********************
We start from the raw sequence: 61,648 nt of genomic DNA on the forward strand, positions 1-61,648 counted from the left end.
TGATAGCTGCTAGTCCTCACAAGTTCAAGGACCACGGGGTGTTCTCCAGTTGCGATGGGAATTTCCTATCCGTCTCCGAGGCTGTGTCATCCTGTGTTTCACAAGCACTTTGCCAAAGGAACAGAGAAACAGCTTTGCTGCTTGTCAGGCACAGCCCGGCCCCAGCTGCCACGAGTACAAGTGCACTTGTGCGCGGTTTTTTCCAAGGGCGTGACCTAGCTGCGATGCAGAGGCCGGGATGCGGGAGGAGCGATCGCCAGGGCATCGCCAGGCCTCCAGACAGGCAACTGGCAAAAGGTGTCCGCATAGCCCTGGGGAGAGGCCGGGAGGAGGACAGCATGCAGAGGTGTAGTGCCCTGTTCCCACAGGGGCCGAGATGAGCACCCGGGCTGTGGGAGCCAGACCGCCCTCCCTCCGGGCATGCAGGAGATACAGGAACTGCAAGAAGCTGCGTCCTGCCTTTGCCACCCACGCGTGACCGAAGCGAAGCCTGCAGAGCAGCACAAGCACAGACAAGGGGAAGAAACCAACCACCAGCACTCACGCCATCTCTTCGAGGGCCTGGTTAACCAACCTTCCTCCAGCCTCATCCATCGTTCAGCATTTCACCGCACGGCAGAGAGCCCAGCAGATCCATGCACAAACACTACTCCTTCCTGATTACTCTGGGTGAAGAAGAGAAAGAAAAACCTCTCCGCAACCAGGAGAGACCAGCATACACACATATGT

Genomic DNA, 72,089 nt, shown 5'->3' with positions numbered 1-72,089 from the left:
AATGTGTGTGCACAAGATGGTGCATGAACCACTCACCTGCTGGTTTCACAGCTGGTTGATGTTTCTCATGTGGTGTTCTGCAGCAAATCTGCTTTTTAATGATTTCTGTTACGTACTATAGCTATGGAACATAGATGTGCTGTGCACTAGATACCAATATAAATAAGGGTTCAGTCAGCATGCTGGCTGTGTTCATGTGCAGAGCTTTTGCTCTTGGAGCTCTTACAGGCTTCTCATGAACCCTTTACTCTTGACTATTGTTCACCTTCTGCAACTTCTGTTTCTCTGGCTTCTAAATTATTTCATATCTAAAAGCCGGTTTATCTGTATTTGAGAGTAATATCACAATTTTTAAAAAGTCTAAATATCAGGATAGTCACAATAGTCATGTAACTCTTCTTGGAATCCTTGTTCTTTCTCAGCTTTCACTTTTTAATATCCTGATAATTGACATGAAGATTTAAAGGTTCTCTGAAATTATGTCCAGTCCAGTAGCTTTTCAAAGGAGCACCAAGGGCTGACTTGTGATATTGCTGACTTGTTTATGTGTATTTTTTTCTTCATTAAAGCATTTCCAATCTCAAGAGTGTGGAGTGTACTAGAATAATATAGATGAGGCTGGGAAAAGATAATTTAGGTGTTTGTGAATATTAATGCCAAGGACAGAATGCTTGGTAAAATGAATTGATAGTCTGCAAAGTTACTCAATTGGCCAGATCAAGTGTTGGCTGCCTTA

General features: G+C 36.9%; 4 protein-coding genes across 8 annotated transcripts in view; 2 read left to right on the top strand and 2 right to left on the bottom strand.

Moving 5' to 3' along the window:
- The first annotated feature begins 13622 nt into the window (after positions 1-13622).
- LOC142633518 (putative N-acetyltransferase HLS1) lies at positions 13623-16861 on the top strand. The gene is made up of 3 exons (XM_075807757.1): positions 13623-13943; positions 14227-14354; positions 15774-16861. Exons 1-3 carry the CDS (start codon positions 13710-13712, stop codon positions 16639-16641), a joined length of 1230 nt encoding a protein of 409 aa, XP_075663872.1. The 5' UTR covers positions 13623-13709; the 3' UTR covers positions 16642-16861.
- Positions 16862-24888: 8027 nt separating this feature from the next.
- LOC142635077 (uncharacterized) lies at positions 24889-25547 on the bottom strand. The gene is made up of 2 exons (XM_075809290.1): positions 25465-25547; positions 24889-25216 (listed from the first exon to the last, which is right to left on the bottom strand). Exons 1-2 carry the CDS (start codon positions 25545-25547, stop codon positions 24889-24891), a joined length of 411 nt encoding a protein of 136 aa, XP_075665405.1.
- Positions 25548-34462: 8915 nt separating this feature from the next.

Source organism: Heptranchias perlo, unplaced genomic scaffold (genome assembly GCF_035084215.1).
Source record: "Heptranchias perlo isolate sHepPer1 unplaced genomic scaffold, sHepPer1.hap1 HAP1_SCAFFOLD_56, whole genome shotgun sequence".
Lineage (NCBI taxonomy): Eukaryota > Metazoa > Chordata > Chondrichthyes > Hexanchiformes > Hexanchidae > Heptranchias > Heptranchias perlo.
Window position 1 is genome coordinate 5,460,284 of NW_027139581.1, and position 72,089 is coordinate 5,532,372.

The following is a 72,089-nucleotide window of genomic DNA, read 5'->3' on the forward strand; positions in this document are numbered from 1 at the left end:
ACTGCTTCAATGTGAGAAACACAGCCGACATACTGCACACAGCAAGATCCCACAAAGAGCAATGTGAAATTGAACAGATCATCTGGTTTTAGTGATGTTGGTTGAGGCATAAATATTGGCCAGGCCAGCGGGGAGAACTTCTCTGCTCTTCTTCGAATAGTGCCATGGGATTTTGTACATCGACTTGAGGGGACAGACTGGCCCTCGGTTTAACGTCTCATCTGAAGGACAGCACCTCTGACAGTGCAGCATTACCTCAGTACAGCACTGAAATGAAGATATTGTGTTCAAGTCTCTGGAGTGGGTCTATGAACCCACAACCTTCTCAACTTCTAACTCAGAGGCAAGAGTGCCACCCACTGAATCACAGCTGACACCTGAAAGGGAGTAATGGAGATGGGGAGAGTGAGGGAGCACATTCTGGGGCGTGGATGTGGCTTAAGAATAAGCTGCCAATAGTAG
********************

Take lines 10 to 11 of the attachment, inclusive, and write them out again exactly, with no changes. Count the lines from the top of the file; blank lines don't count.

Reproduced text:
- LOC142635077 (uncharacterized) lies at positions 24889-25547 on the bottom strand. The gene is made up of 2 exons (XM_075809290.1): positions 25465-25547; positions 24889-25216 (listed from the first exon to the last, which is right to left on the bottom strand). Exons 1-2 carry the CDS (start codon positions 25545-25547, stop codon positions 24889-24891), a joined length of 411 nt encoding a protein of 136 aa, XP_075665405.1.
- Positions 25548-34462: 8915 nt separating this feature from the next.